Practical experience shows that if the C1/C2 ratio is above 65, the zone is too tight for commercial production or may only indicate very dry gas (mostly methane).
Figure 6 shows the ratio plots obtained from Alberta and B.C. wells that were non-productive in the zones of interest. The C 1/C2 ratio for Plot 1 is slightly under

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7; this is the ratio plot taken from the PPM log, of a well in B.C. The slope is obviously negative from C1/C3 ratio to C1/C4 ratio and is indicative of a water bearing formation and this turned out to be the case upon logging and testing. The C1/C2 ratio for Plot 2 is slightly over 70; this ratio plot was taken from the PPM log, of a well in B.C. The slope is again negative from C1/C3 to C1/C4 and did, in fact, indicate a water bearing formation. In both of these cases, however, the hot wire gas detector did show a substantial increase over background gas, and the formation would probably have been tested, had not the recommendation from the logging technician, been heeded. At first glance they appear to be reasonable shows, because of the magnitude of the hydrocarbons present, and the relatively good porosity of the sandstone indicated by the wellsite geologist. However, after show reports were accomplished, it is quite evident that if tested, the results would have indicated water bearing formations.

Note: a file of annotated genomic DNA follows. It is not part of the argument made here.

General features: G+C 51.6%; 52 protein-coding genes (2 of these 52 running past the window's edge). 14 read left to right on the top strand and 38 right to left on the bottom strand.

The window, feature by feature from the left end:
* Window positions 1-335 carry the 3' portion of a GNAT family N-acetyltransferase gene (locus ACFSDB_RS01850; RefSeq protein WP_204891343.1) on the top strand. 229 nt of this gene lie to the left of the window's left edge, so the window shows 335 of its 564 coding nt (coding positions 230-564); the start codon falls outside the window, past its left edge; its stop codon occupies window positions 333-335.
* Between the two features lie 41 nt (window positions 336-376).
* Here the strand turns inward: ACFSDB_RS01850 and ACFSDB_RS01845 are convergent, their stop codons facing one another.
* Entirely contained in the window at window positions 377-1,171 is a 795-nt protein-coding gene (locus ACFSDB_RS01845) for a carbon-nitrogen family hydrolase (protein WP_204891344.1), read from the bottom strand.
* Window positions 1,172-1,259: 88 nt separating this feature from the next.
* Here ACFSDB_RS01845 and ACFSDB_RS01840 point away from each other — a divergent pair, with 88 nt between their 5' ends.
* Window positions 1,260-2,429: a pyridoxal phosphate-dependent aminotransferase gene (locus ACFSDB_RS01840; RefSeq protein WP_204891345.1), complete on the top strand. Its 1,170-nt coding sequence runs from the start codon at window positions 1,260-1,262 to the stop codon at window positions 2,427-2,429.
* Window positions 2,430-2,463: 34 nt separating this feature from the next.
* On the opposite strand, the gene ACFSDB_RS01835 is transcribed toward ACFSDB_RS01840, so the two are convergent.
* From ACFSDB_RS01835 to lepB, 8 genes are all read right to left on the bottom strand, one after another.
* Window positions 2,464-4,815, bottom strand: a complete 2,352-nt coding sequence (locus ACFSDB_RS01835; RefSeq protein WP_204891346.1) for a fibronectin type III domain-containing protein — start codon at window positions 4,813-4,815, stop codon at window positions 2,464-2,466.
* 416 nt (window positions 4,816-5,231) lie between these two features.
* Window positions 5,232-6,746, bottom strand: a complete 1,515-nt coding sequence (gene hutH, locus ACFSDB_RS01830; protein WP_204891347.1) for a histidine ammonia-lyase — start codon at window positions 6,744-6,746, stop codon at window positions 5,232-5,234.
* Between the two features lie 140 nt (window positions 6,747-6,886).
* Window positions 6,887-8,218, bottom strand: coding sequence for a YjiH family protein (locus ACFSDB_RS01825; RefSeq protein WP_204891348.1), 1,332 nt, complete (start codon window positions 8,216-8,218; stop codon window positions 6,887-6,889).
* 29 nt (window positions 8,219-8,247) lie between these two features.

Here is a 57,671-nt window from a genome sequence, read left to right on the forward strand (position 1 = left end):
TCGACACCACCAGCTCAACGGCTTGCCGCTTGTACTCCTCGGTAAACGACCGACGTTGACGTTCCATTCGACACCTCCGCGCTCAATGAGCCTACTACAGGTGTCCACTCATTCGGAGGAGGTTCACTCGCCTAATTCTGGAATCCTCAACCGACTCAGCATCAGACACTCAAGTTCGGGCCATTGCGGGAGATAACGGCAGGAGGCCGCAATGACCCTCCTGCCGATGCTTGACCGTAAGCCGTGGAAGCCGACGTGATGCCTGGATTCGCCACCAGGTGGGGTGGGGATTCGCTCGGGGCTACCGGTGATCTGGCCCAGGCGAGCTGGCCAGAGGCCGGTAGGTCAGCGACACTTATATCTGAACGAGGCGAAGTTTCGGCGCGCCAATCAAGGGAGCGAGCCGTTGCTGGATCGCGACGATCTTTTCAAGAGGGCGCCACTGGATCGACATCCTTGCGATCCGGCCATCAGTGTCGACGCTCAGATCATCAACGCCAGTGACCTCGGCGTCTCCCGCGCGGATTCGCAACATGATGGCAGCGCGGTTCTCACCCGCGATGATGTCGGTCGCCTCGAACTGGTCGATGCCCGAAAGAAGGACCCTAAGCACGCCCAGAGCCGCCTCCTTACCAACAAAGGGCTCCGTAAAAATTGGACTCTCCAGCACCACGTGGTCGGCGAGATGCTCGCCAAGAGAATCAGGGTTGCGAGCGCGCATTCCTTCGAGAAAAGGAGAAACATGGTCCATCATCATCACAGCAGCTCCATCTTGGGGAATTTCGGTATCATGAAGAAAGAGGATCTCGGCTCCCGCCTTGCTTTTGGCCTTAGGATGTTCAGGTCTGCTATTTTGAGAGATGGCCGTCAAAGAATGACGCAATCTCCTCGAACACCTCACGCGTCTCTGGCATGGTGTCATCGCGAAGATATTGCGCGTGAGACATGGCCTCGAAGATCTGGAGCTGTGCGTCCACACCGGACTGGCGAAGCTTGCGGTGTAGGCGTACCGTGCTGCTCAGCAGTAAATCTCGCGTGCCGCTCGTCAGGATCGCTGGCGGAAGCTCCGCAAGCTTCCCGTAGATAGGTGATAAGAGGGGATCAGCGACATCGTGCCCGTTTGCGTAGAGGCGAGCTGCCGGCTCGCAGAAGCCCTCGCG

Applications
The PPM log is only one of several tools that can be used for formation evaluation. However, often times it can furnish the vital information necessary to make the final decision on a well. The author was on the wells indicated by Figure 1 and Figure 2 when totally unexpected shows of gas were encountered in the Lower Cretaceous. The total gas readings showed no great change in the amount of gas present, and the drill rate was not affected except for an anomaly at the top of the formation. When the Steam Still analysis was performed, the amount of heavy hydrocarbons increased greatly while the methane content decreased. Drilling continued until the total gas readings returned to normal, (as shown in Figure 2). Ratio plots were made as drilling progressed through the section noted and the results were relayed to the wellsite geologist. A Drill Stem Test was deemed necessary and one was performed with the results shown on the PPM log in Figure 2. A ratio plot was made later of the fluid recovered from the DST and confirmed the ratio plot made slightly after penetration of the formation. The result is noted by Figure 1. Plot 1 shows the ppm ratio performed by the logger minutes after the formation was penetrated, while Plot 2 shows the percentage of gases, realized by analysis from the DST. The interesting thing to note here is that without the PPM log this formation could have been passed by until the electric log analysis were available, increasing the chances of damaging the formation, etc. Another example of the PPM log and ratio plot is taken from a well drilled in Western Canada. Many sands and carbonates were noted showing the presence of hydrocarbons. The logging crew submitted over several ratio plots to the operator during the drilling of the well. In most instances it turned out that DST and electric log analysis substantiated their findings. Figure 7 shows a plot of the PPM log and subsequent ratio plots with a corresponding table.

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Conclusions